There were still a few interesting birds moving through Fort Desoto in early May, heading north for the summer. It feels like that was so long ago. I’m just finishing editing those pictures and soon the birds will be cruising through again, this time heading south for the winter. So many birds, so little time.
An unidentified bird on the top. Any ideas? The 2nd one is a Cape May Warbler.
Eastern kingbird high up in the tree.
A blurry shot of a young blue grosbeak. I thought his color was interesting. I guess he’s molting into his adult male colors.
An osprey with a fish.
And a pretty moth.
By mid April there hadn’t been too many birds passing through on their way north for the summer. I headed down to Fort Desoto Park expecting not to find too much. As usual there were more people than birds on the trails. Not too many birds but some good ones. Two new birds for me, the ovenbird and waterthrush so it was a good morning.
A first-summer male orchard oriole with mulberry stains on his chest.
I think this is a female orchard oriole.
I think this is a first year female Baltimore oriole.
Another red-eyed vireo.
I saw one northern Parula that morning.
My first black throated green warbler.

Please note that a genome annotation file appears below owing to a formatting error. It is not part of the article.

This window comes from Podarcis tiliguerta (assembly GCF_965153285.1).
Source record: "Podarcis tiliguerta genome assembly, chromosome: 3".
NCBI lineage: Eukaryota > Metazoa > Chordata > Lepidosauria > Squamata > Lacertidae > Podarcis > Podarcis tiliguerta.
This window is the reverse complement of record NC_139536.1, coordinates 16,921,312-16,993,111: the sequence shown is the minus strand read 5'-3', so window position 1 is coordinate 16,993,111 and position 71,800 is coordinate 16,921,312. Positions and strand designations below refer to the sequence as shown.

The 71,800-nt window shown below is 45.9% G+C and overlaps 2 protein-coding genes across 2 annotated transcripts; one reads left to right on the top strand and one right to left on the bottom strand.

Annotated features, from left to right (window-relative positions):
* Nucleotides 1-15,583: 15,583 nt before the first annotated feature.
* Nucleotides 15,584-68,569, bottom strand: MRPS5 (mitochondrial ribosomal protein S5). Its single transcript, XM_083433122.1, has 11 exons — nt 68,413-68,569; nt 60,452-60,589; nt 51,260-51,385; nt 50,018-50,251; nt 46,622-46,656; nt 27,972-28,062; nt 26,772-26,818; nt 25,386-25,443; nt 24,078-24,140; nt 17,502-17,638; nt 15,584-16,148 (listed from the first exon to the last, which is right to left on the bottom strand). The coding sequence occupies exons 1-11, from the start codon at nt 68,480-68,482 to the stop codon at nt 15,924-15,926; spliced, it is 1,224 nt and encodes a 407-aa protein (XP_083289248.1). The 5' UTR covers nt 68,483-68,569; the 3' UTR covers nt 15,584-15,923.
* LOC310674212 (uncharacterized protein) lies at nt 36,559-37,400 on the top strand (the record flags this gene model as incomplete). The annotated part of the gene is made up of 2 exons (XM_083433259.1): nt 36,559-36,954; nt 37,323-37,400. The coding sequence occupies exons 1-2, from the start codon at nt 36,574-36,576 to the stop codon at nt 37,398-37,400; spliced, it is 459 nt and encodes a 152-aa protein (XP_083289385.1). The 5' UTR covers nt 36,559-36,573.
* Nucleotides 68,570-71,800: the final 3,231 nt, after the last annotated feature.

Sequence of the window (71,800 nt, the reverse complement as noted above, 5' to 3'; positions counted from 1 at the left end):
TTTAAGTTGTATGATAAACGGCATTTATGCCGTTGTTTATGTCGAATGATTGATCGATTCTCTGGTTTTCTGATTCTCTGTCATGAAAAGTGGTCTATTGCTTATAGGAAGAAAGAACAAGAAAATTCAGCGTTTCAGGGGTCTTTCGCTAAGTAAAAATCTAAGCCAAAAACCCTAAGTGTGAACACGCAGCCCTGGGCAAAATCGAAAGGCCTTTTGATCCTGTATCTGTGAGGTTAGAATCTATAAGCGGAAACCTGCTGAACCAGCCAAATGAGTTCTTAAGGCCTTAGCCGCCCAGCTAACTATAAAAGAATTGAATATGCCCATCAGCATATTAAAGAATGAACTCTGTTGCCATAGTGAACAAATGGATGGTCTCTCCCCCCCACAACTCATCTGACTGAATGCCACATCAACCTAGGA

A male orchard oriole taking a berry break.
Prairie warbler doing some weird acrobats.
Bye,bye, orchard oriole.
A female rose breasted grosbeak.
It was a busy day in mid-April. A big fall out day. Spring migration was in full swing and I knew I’d come home with a neck ache from staring up in the trees all morning. I was right. Birds were everywhere but they did not sit still very long. There were almost as many people at Fort Desoto that morning. Everyone was yelling out bird names: “there goes a female blah blah”, ” I just saw an immature male blah blah”, ” has anyone seen the yellow blah blah?” All of the little birds were starting to looking alike, especially the yellow and brown ones. Let me know if I got any of the above wrong. People had driven from all over the state to check birds off their list. I met a ton of new people and ran into people I hadn’t seen since the last migration. It was catch up day. The next couple of weekends still had a few birds but not like this big weekend. I also saw a lot of little red birds and blue birds. More on those later.
My first blackpoll warbler with a berry in his mouth.
Another blackpoll getting ready to eat.
My second sighting of a cape may warbler.
Another female something?
Spring migration was winding down but I had heard there were still a few more birds at Fort Desoto so I headed down there after work one night in late April. I had about an hour and a half before dark so I stayed in one place to see what I could find there. I was at the mulberry bushes with several other people. Everyone was looking for the black whiskered vireo that had been sighted there for several days. No luck that night on the vireo but I did get some other first sightings in. There were several pale yellow birds there and everyone had different opinions about what female they were. After studying the hundreds of pages of these female warblers in my Stokes Birding Guide, I gave up. Any id’s would be appreciated.